*Recent ruminations from LUPEC Boston, originally published in the Weekly Dig.
by Pink Lady
While we will hopefully enjoy the golden days of Indian summer in Boston for a few more weeks, we might as well get our ducks in a row now for the fall and winter sipping that’s on the horizon.
With ample time ahead, why not experiment with a little DIY liqueur making? Apples are beginning appear alongside tomatoes at the farmers market, and before long, we’ll be digging into pies, crisps and crumbles filled with them. A spicy, homemade liqueur is the perfect accompaniment to these delightful desserts.
By definition, a liqueur is an alcoholic beverage of a spirits base that can be flavored with botanicals (herbs, bark, seeds, roots), fresh and dried fruits, dairy products (cream, like Bailey’s), honey, spices or beans (think coffee, cocoa and vanilla). Liqueurs were first produced in Europe to combat intestinal problems, and many are still consumed as an aperitif/digestif today. And of course, many liqueurs find brilliant expression in cocktails.
Making a liqueur at home takes time, often at least a month. To make A.J. Rathbun’s recipe for the Italian liqueur Millefiori (“thousand flowers”), we’ll infuse our neutral spirit through a process of maceration, allowing the distilled spirit to steep with our ingredients for four weeks to capture their strong, spicy flavor.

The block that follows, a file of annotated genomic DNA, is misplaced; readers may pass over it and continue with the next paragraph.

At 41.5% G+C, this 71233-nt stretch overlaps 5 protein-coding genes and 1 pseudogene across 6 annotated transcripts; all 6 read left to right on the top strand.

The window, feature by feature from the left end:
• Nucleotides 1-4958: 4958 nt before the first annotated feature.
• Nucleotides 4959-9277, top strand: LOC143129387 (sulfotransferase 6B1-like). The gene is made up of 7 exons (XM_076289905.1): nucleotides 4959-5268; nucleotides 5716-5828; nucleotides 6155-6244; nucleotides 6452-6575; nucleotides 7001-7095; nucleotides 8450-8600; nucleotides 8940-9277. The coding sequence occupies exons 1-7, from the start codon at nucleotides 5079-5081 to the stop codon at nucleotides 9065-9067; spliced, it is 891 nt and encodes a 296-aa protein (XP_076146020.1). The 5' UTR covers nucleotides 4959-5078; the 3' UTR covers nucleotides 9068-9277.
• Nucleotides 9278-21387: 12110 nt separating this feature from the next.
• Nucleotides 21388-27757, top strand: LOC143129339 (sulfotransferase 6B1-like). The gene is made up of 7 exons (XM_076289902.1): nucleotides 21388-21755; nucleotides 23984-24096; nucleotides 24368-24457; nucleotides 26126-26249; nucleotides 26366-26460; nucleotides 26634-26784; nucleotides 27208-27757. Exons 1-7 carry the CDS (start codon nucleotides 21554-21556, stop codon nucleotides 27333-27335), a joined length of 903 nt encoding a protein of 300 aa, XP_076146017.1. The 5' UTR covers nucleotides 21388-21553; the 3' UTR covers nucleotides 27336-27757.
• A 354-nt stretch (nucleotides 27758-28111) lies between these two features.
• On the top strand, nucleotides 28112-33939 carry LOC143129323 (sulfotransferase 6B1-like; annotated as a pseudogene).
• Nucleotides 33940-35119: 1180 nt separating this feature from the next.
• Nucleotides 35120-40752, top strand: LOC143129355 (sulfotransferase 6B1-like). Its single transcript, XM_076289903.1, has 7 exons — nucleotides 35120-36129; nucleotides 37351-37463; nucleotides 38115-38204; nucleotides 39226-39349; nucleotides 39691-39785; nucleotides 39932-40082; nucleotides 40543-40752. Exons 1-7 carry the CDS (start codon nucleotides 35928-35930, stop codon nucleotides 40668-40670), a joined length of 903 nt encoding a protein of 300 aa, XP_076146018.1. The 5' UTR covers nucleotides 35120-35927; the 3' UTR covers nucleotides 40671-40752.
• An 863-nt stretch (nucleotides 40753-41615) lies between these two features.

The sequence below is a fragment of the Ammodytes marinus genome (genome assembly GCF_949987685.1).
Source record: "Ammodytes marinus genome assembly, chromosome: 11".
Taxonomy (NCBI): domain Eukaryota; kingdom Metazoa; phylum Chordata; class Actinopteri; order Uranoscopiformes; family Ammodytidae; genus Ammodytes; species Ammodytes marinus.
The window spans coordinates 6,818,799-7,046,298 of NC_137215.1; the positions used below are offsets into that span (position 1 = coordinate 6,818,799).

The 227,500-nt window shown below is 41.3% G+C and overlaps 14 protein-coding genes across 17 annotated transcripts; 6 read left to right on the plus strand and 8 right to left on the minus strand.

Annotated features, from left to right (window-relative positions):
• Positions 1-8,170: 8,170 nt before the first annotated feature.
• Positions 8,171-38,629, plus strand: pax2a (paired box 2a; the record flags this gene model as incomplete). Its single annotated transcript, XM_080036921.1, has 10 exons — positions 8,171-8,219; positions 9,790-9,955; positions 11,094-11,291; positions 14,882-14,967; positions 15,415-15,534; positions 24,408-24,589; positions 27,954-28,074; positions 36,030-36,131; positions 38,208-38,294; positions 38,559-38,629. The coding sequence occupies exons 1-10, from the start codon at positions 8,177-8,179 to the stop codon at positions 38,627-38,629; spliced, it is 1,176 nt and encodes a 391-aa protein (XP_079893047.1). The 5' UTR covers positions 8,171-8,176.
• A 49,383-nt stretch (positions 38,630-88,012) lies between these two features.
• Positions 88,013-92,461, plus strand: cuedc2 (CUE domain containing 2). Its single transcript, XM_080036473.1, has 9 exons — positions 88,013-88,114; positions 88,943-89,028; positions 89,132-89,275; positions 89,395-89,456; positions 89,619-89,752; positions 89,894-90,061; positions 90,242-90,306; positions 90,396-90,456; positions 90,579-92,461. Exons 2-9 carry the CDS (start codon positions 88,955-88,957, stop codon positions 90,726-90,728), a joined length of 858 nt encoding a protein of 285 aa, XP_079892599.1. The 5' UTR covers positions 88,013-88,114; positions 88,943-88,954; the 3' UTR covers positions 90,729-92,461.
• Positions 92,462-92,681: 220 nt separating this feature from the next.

When LUPEC met A.J. in Boston a few years back he confessed to us that this recipe is his favorite in the book. This fall we’re eager to give it a go.
from Luscious Liqueurs by A.J. Rathbun
2 tbsp whole coriander seeds
4-5 fresh mint leaves
0.5 tsp ground cardamom
0.5 tsp whole cloves
0.5 tsp freshly grated lemon zest
0.5 tsp ground mace
0.5 tsp fresh marjoram leaves
0.5 tsp fresh thyme leaves
4 cups vodka
1.5 cups simple syrup
1. Grind the coriander seeds and mint leaves with a mortar and pestle. You won’t want to destroy them, but you do want them broken up.
2. Put the coriander-mint combo, cardamom, cloves, lemon zest, mace, marjoram, thyme and vodka in a glass container with a tight-fitting lid. Stir well and seal. Place in a cool, dry spot away from sunlight. Let sit for two weeks, swirling it every couple of days.
3. Add the simple syrup, stir well and reseal. Return to its spot. Let sit for two weeks, swirling every couple of days.
4. Filter the liquid through a fine-mesh strainer into a bowl. Carefully strain through a double layer of cheesecloth into a pitcher or other easy-pouring vessel. Finally, strain through two new layers of cheesecloth into another pitcher or bottle. Check that the liqueur is free of debris. If it isn’t, repeat this step until the desired clarity is reached. Pour the liqueur into one large bottle, or a number of small bottles or jars.